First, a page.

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Issue #512: May 14-20, 2017

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Q: After returning from a week away from the house I plugged my PC back into the outlet and booted it up. Did not get very far on the start up before I got this message: “A disk read error has occurred Press Ctrl+Alt+Del to restart”. Pressing the keys to restart just gets back to this message again. My computer has a three year old Samsung 840 EVO 250GB drive for start up. I have tried to power it by unplugging the data cord to the SSD and leaving the power on for 30 minutes, turning off computer, unplug power cord, wait 30 seconds, then repeat the process. This did not power up the SSD. Tried unplugging and plugging all cords – no change. Took out the SSD and installed into a portable drive box – plugged that into my laptop’s USB port and the SSD was very readable, all files were there and the laptop saw the SSD as another drive. I figured the SSD was now powered and ready to work. Put it back in my PC and booted it up – same message about disk read error. I then unplugged the SATA and power cords to the SSD, and booted my PC just to see if it would see “E” drive Seagate Barracuda hard drive – it did, and started to try to boot up in windows XP – I guess there are some old files still on this old drive that I cloned over from an even older hard drive. It did not get very far locks up since the hard drive does not have a complete windows XP on it.  Could you tell me what to do next – it seems the SSD is working fine, just not with my PC.

– Randall R.
Miramar Beach, Florida

A: What an interesting problem, Randall.  I will compliment you on most of your diagnostic efforts so far.  You’ve done a pretty good job of proving that the drive is sound and that the files on it seem to be intact.  I’m not sure from where the idea came that a drive needs to be “powered and ready,” in the context in which you used it.  Of course, a drive needs to be powered-up, but once you unplug it to move it into another computer, it is no longer powered-up, and all bets are off as far as the drive being in a ready state when connected to another machine.  No matter though; no harm was done except to add to your frustrations.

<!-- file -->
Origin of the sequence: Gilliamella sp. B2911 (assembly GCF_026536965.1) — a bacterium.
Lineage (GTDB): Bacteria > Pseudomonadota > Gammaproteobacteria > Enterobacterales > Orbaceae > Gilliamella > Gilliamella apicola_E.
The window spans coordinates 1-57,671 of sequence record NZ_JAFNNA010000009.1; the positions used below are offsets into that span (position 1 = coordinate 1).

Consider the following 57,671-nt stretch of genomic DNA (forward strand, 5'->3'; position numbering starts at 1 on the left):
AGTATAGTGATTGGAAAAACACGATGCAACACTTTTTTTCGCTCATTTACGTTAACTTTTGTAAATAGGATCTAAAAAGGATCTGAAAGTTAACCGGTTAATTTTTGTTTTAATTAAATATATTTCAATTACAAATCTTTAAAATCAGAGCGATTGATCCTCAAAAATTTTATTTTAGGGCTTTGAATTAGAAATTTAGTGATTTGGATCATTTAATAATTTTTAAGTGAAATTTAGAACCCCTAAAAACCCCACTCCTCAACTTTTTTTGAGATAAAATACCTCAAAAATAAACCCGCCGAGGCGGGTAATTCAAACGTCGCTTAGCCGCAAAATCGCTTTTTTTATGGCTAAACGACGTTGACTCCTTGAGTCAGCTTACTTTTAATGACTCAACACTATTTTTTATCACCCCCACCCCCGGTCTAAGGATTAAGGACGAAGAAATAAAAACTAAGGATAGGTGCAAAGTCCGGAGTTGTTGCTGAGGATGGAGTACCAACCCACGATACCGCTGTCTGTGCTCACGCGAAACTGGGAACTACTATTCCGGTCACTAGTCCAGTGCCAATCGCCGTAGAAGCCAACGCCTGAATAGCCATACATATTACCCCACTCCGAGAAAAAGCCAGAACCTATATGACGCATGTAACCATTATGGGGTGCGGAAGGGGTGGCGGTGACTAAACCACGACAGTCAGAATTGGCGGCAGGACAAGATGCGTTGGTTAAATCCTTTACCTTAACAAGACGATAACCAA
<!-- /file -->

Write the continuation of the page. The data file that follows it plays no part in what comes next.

I noticed in reading the description of your troubleshooting is that all your efforts seemed to be concentrated on the drive itself.  That’s fair, to a point. However, now that you’ve proven to your satisfaction that the drive is functional, you must look elsewhere for the problem.  There are interfacing cables, power supplies, motherboard connections, etc., all of which could contribute to a problem such as this.  To put it another way, I think you’re interpreting the message “A disk read error has occurred” as “the disk drive failed to read”, when it is probably more accurate to say “the computer failed to read from the disk drive”.  The difference is subtle, but distinct.

So, since you had to plug your PC back in upon returning, I’m assuming that you also unplugged it when you left.  In doing so, if you jostled the PC to any degree, you probably want to go back and double-check all the cable connections (both ends of every cable) to be sure nothing has come loose.  You probably handled most, if not all of these cables when you removed and re-installed the drive, so this may not be the problem, but it’s worth a check anyway.

Which leaves one last thing that I can think of: your motherboard.  All PCs have a battery-backed EEPROM (electrically-erasable, programmable, read-only memory) chip which contains a program called the BIOS (basic input-output system).  The BIOS contains information about the configuration of the PC that is independent of the operating system.  This probably includes the configuration of any attached devices, such as disk drives.  It’s possible that while you had your PC powered off, the battery that keeps the BIOS settings alive ran out of juice, and allowed your settings to be lost.  It is a relatively simple matter to get into the BIOS and reset everything, but the process varies by vendor, and sometimes by model.  Consult your PC’s documentation on how to access the BIOS, but first, consider replacing the battery, which is on the motherboard somewhere.  Your documentation will show you how to find and replace it as well.

 • •

 Hey, fellow Geeks!  Mark your calendars, and don’t forget that May 25th is Geek Pride Day!  (Seriously – go Google it if you don’t believe me.)  So get out there and celebrate your inner Geek – show your pride!

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